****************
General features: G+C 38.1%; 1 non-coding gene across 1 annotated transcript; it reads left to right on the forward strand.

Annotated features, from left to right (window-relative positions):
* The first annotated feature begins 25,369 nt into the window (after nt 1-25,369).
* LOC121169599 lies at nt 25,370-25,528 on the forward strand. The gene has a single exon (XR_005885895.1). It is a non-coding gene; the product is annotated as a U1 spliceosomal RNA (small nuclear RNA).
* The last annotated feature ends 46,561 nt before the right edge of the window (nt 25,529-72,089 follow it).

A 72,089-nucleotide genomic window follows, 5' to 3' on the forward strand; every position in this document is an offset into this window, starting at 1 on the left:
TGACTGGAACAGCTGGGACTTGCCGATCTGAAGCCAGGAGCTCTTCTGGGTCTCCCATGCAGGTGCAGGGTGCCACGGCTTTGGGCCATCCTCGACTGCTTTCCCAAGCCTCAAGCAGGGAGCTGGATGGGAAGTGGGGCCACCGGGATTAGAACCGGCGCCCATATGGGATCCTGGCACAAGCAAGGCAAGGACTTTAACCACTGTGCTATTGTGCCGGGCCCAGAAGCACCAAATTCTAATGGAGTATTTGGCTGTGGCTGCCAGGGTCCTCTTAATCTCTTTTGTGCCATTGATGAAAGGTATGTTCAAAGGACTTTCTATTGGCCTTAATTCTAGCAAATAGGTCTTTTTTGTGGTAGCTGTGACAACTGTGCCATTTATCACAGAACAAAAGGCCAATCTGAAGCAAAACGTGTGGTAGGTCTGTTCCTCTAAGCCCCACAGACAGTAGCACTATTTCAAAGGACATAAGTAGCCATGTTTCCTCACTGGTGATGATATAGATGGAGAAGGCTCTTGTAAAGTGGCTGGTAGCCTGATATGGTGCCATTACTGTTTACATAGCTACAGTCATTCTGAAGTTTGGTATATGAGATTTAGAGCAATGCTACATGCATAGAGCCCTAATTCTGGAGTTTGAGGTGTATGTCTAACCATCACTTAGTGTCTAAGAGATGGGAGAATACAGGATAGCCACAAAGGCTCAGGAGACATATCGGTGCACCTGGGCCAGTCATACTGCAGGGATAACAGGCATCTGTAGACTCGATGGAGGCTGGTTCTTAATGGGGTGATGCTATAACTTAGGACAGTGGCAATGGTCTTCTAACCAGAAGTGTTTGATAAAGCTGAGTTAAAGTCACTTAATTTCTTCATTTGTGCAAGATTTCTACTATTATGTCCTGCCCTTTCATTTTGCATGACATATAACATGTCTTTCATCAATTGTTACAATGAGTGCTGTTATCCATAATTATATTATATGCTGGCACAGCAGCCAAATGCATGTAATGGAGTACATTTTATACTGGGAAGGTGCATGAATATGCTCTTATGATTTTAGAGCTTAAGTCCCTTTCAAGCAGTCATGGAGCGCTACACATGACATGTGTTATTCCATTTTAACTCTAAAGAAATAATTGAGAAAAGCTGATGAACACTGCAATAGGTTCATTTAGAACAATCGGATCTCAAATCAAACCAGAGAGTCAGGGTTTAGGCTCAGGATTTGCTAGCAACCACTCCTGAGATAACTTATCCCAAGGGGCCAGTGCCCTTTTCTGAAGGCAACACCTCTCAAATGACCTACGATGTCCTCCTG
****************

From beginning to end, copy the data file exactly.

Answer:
General features: G+C 38.1%; 1 non-coding gene across 1 annotated transcript; it reads left to right on the forward strand.

Annotated features, from left to right (window-relative positions):
* The first annotated feature begins 25,369 nt into the window (after nt 1-25,369).
* LOC121169599 lies at nt 25,370-25,528 on the forward strand. The gene has a single exon (XR_005885895.1). It is a non-coding gene; the product is annotated as a U1 spliceosomal RNA (small nuclear RNA).
* The last annotated feature ends 46,561 nt before the right edge of the window (nt 25,529-72,089 follow it).

A 72,089-nucleotide genomic window follows, 5' to 3' on the forward strand; every position in this document is an offset into this window, starting at 1 on the left:
TGACTGGAACAGCTGGGACTTGCCGATCTGAAGCCAGGAGCTCTTCTGGGTCTCCCATGCAGGTGCAGGGTGCCACGGCTTTGGGCCATCCTCGACTGCTTTCCCAAGCCTCAAGCAGGGAGCTGGATGGGAAGTGGGGCCACCGGGATTAGAACCGGCGCCCATATGGGATCCTGGCACAAGCAAGGCAAGGACTTTAACCACTGTGCTATTGTGCCGGGCCCAGAAGCACCAAATTCTAATGGAGTATTTGGCTGTGGCTGCCAGGGTCCTCTTAATCTCTTTTGTGCCATTGATGAAAGGTATGTTCAAAGGACTTTCTATTGGCCTTAATTCTAGCAAATAGGTCTTTTTTGTGGTAGCTGTGACAACTGTGCCATTTATCACAGAACAAAAGGCCAATCTGAAGCAAAACGTGTGGTAGGTCTGTTCCTCTAAGCCCCACAGACAGTAGCACTATTTCAAAGGACATAAGTAGCCATGTTTCCTCACTGGTGATGATATAGATGGAGAAGGCTCTTGTAAAGTGGCTGGTAGCCTGATATGGTGCCATTACTGTTTACATAGCTACAGTCATTCTGAAGTTTGGTATATGAGATTTAGAGCAATGCTACATGCATAGAGCCCTAATTCTGGAGTTTGAGGTGTATGTCTAACCATCACTTAGTGTCTAAGAGATGGGAGAATACAGGATAGCCACAAAGGCTCAGGAGACATATCGGTGCACCTGGGCCAGTCATACTGCAGGGATAACAGGCATCTGTAGACTCGATGGAGGCTGGTTCTTAATGGGGTGATGCTATAACTTAGGACAGTGGCAATGGTCTTCTAACCAGAAGTGTTTGATAAAGCTGAGTTAAAGTCACTTAATTTCTTCATTTGTGCAAGATTTCTACTATTATGTCCTGCCCTTTCATTTTGCATGACATATAACATGTCTTTCATCAATTGTTACAATGAGTGCTGTTATCCATAATTATATTATATGCTGGCACAGCAGCCAAATGCATGTAATGGAGTACATTTTATACTGGGAAGGTGCATGAATATGCTCTTATGATTTTAGAGCTTAAGTCCCTTTCAAGCAGTCATGGAGCGCTACACATGACATGTGTTATTCCATTTTAACTCTAAAGAAATAATTGAGAAAAGCTGATGAACACTGCAATAGGTTCATTTAGAACAATCGGATCTCAAATCAAACCAGAGAGTCAGGGTTTAGGCTCAGGATTTGCTAGCAACCACTCCTGAGATAACTTATCCCAAGGGGCCAGTGCCCTTTTCTGAAGGCAACACCTCTCAAATGACCTACGATGTCCTCCTG